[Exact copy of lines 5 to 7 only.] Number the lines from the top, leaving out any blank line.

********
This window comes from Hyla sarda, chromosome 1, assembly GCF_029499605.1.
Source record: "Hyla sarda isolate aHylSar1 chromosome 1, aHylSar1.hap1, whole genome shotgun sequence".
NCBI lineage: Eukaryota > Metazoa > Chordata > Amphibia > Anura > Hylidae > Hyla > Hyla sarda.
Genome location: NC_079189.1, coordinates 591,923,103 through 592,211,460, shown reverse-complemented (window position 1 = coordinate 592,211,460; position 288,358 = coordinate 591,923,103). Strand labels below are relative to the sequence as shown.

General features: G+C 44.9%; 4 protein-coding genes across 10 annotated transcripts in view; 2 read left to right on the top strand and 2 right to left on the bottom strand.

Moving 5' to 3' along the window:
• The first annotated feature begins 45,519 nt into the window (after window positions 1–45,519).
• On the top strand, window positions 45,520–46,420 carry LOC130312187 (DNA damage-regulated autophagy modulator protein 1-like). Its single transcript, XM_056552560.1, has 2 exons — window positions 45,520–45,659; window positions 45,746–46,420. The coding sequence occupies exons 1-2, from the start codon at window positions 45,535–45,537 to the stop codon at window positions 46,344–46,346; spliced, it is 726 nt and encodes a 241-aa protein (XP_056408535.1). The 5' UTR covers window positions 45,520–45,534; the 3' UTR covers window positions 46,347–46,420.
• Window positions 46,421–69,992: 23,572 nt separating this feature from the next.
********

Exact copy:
General features: G+C 44.9%; 4 protein-coding genes across 10 annotated transcripts in view; 2 read left to right on the top strand and 2 right to left on the bottom strand.

Moving 5' to 3' along the window:
• The first annotated feature begins 45,519 nt into the window (after window positions 1–45,519).